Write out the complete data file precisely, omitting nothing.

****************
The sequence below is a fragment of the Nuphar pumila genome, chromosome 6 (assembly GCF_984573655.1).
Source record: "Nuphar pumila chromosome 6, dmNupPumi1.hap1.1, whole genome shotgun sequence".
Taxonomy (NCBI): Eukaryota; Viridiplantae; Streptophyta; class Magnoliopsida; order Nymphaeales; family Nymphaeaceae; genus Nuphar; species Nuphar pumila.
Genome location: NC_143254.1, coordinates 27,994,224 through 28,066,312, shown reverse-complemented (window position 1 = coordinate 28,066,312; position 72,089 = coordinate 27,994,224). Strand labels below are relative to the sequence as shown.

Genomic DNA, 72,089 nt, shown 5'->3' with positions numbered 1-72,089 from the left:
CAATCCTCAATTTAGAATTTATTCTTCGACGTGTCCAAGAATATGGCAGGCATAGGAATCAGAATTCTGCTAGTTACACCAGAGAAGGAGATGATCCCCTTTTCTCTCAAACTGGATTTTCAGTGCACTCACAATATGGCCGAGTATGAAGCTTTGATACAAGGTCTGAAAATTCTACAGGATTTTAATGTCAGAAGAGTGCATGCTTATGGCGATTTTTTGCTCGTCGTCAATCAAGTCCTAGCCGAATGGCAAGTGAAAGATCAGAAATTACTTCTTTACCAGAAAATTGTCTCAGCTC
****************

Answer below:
The sequence below is a fragment of the Nuphar pumila genome, chromosome 6 (assembly GCF_984573655.1).
Source record: "Nuphar pumila chromosome 6, dmNupPumi1.hap1.1, whole genome shotgun sequence".
Taxonomy (NCBI): Eukaryota; Viridiplantae; Streptophyta; class Magnoliopsida; order Nymphaeales; family Nymphaeaceae; genus Nuphar; species Nuphar pumila.
Genome location: NC_143254.1, coordinates 27,994,224 through 28,066,312, shown reverse-complemented (window position 1 = coordinate 28,066,312; position 72,089 = coordinate 27,994,224). Strand labels below are relative to the sequence as shown.

Genomic DNA, 72,089 nt, shown 5'->3' with positions numbered 1-72,089 from the left:
CAATCCTCAATTTAGAATTTATTCTTCGACGTGTCCAAGAATATGGCAGGCATAGGAATCAGAATTCTGCTAGTTACACCAGAGAAGGAGATGATCCCCTTTTCTCTCAAACTGGATTTTCAGTGCACTCACAATATGGCCGAGTATGAAGCTTTGATACAAGGTCTGAAAATTCTACAGGATTTTAATGTCAGAAGAGTGCATGCTTATGGCGATTTTTTGCTCGTCGTCAATCAAGTCCTAGCCGAATGGCAAGTGAAAGATCAGAAATTACTTCTTTACCAGAAAATTGTCTCAGCTC